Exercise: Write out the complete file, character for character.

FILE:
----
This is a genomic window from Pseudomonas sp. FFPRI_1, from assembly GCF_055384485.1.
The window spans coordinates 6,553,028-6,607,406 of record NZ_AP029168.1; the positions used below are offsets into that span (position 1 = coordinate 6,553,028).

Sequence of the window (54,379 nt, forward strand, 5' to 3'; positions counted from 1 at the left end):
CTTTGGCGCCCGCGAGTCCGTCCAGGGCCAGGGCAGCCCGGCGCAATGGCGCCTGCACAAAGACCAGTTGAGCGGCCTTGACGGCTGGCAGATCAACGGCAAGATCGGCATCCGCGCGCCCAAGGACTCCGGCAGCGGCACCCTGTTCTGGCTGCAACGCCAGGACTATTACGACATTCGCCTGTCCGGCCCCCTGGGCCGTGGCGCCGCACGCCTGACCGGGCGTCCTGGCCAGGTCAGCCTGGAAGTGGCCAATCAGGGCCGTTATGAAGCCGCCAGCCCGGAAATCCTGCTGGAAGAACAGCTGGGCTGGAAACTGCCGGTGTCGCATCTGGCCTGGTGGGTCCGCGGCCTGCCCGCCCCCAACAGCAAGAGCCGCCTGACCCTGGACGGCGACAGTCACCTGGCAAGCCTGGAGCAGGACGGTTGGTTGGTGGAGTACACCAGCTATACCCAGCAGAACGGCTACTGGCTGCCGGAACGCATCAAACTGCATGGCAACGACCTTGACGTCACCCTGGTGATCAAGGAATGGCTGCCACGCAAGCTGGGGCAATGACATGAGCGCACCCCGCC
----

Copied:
This is a genomic window from Pseudomonas sp. FFPRI_1, from assembly GCF_055384485.1.
The window spans coordinates 6,553,028-6,607,406 of record NZ_AP029168.1; the positions used below are offsets into that span (position 1 = coordinate 6,553,028).

Sequence of the window (54,379 nt, forward strand, 5' to 3'; positions counted from 1 at the left end):
CTTTGGCGCCCGCGAGTCCGTCCAGGGCCAGGGCAGCCCGGCGCAATGGCGCCTGCACAAAGACCAGTTGAGCGGCCTTGACGGCTGGCAGATCAACGGCAAGATCGGCATCCGCGCGCCCAAGGACTCCGGCAGCGGCACCCTGTTCTGGCTGCAACGCCAGGACTATTACGACATTCGCCTGTCCGGCCCCCTGGGCCGTGGCGCCGCACGCCTGACCGGGCGTCCTGGCCAGGTCAGCCTGGAAGTGGCCAATCAGGGCCGTTATGAAGCCGCCAGCCCGGAAATCCTGCTGGAAGAACAGCTGGGCTGGAAACTGCCGGTGTCGCATCTGGCCTGGTGGGTCCGCGGCCTGCCCGCCCCCAACAGCAAGAGCCGCCTGACCCTGGACGGCGACAGTCACCTGGCAAGCCTGGAGCAGGACGGTTGGTTGGTGGAGTACACCAGCTATACCCAGCAGAACGGCTACTGGCTGCCGGAACGCATCAAACTGCATGGCAACGACCTTGACGTCACCCTGGTGATCAAGGAATGGCTGCCACGCAAGCTGGGGCAATGACATGAGCGCACCCCGCC